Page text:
Beauty is in the eye of the beholder and you don't have to be classically beautiful to be coupled up, look around at other couples, all shapes and sizes.
A stone isn't that much too lose, I think your being harsh on yourself and being with the wrong man lowers your self esteem.
As frustrating as it is, don't give up, ditch this guy and go back on OLD

ThisIsJustReallyShitNow Sat 11-Jul-20 08:24:42

your problem is you don't value yourself as a romantic catch

That is very true. Tbh.

I rejected a lot of men when I was younger if they felt they were 'too good' for me. I was quite unkind in some cases. I didn't realise I was being so at the time. I think felt I was protecting them. And I felt intense shame that they were making a fool of themselves by being interested in me. I thought other people would be mocking them and I felt responsible for that.

That's no longer the case because I've had years of counselling.

When I did online dating (I've done a few short stints), I did have my profile up initially and didn't get any interest beyond the "hows u?" type messages. I wouldn't do online dating again.

Perhaps I'm just not really cut out for relationships.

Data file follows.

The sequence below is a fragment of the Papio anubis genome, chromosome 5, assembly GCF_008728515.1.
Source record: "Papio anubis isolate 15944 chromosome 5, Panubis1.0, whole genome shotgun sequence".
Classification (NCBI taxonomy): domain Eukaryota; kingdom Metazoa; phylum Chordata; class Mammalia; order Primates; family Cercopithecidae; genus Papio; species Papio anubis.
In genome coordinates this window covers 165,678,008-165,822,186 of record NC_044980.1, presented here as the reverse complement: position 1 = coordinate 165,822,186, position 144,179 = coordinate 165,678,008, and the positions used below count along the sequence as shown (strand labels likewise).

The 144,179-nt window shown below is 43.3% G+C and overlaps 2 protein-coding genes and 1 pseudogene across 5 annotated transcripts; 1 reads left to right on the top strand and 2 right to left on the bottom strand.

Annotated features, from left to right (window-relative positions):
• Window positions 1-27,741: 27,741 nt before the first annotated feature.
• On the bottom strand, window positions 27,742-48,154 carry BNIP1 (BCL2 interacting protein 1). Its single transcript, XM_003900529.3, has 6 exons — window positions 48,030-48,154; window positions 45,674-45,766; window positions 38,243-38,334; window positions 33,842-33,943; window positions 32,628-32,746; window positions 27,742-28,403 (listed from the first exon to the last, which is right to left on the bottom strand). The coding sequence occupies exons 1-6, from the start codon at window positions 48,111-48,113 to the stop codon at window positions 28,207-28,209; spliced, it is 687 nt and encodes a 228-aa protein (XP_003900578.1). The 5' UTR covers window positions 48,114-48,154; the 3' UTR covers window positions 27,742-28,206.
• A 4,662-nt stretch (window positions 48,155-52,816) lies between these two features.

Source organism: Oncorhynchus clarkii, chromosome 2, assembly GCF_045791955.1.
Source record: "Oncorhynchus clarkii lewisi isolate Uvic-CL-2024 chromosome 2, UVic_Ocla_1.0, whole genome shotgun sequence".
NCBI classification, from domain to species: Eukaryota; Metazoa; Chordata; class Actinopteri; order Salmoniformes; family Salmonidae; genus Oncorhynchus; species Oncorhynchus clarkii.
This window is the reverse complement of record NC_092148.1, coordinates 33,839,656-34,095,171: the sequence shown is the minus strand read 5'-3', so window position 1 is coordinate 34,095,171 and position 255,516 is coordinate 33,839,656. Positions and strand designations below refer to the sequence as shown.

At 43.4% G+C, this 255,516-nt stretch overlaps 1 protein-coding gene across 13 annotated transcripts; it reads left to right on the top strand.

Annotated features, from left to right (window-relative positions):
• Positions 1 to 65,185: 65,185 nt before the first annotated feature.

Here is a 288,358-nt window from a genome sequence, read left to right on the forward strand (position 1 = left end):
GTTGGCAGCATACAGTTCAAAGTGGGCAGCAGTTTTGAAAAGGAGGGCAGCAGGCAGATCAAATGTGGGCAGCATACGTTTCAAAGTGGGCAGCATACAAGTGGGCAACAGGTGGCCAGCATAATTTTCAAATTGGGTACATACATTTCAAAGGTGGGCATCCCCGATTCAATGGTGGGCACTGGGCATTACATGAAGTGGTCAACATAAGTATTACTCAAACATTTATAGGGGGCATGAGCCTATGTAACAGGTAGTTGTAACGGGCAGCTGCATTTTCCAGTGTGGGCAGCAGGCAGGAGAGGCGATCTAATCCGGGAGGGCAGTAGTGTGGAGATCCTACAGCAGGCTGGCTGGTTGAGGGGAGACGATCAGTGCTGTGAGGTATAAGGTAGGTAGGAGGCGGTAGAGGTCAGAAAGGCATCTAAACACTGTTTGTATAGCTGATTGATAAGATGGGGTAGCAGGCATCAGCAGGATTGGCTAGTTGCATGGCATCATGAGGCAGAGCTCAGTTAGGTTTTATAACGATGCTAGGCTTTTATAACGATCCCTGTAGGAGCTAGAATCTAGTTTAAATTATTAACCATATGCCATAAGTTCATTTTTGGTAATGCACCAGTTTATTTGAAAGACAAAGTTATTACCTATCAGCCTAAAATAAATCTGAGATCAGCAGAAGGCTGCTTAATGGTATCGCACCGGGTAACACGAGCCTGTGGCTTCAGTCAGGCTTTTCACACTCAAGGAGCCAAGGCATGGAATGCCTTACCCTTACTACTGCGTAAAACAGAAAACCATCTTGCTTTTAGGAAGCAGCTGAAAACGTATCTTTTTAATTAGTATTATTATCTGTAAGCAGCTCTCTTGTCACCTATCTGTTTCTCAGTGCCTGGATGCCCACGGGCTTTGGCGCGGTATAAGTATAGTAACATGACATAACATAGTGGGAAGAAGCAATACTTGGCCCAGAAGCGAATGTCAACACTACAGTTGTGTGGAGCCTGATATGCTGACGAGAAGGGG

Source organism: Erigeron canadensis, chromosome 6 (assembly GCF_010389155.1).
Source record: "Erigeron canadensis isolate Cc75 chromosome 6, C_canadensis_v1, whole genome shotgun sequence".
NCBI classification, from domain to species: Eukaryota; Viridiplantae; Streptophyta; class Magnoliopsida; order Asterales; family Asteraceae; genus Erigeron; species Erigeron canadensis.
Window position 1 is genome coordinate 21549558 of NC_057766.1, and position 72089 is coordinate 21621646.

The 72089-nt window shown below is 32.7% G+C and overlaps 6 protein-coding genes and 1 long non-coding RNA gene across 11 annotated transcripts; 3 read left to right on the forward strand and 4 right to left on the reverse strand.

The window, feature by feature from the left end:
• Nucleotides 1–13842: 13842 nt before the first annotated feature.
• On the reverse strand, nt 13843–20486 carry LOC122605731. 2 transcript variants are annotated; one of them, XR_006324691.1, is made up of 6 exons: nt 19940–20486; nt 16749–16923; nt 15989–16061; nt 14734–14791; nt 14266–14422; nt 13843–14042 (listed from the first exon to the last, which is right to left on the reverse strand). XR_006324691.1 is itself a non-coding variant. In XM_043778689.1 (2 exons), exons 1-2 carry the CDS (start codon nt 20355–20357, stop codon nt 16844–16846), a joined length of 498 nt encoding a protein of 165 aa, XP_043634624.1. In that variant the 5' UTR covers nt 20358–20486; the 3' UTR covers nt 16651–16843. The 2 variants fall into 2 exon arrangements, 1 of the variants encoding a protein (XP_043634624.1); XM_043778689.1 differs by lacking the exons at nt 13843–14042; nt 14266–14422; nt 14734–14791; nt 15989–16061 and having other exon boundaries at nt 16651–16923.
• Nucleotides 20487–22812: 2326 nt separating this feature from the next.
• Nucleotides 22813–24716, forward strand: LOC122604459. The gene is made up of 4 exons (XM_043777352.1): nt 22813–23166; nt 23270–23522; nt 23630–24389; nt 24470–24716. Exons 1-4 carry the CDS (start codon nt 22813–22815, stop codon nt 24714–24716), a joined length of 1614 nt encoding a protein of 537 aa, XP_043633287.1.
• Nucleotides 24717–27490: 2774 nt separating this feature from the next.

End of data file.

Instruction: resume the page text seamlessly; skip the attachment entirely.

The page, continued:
OP’s posts: |
Treacletoots Sat 11-Jul-20 08:32:59

He just doesn't treat you as his priority OP. Don't waste another second on this one.

You know being single is great. You put yourself first all the time. Only let in people who make your life better.

You know you're settling, not him. Let this one go.

ThisIsJustReallyShitNow Sat 11-Jul-20 11:28:12

You know you're settling, not him

I am. You're right 😔

Would just have been so nice to have had the sort of relationship.other people have. Just once, you know?

OP’s posts: |
Regretsy Sat 11-Jul-20 15:55:46

I feel for you but think you’re actually in a really good position if you know you’re happy being single. So many people settle for fear of being alone. Ask yourself would you be happier alone or with the relationship as it is now, forever? Also, talk to your married/serious relationship friends, they’ll tell you all the ways it’s worse than being single if you ask them! Mine used to when I was single and despairing and it made me feel better.

CarrieAnnQ Sat 11-Jul-20 17:00:35

OP I could have wrote this myself 😥 married to a man very similar. I used to think that he had settled but now I think we both have. I'm curious as to how many people on here are in relationships where they're made to feel the priority. Most of my friends are in similar situations to me.

stayanotherday Sat 11-Jul-20 17:13:13

Could have written this post myself.

BertiesLanding Sat 11-Jul-20 17:48:16

Im not sure what counselling would do really. It can't change who is attracted to/interested in me

Actually, that's not true. Most psychotherapeutic approaches are based on the understanding that we tend to attract people who somehow mirror something back to us, and we get caught in patterns of attraction that are very difficult to break - not least because we're operating with a form of "confirmation bias": we get what we say we get, and we fail to ask ourselves why.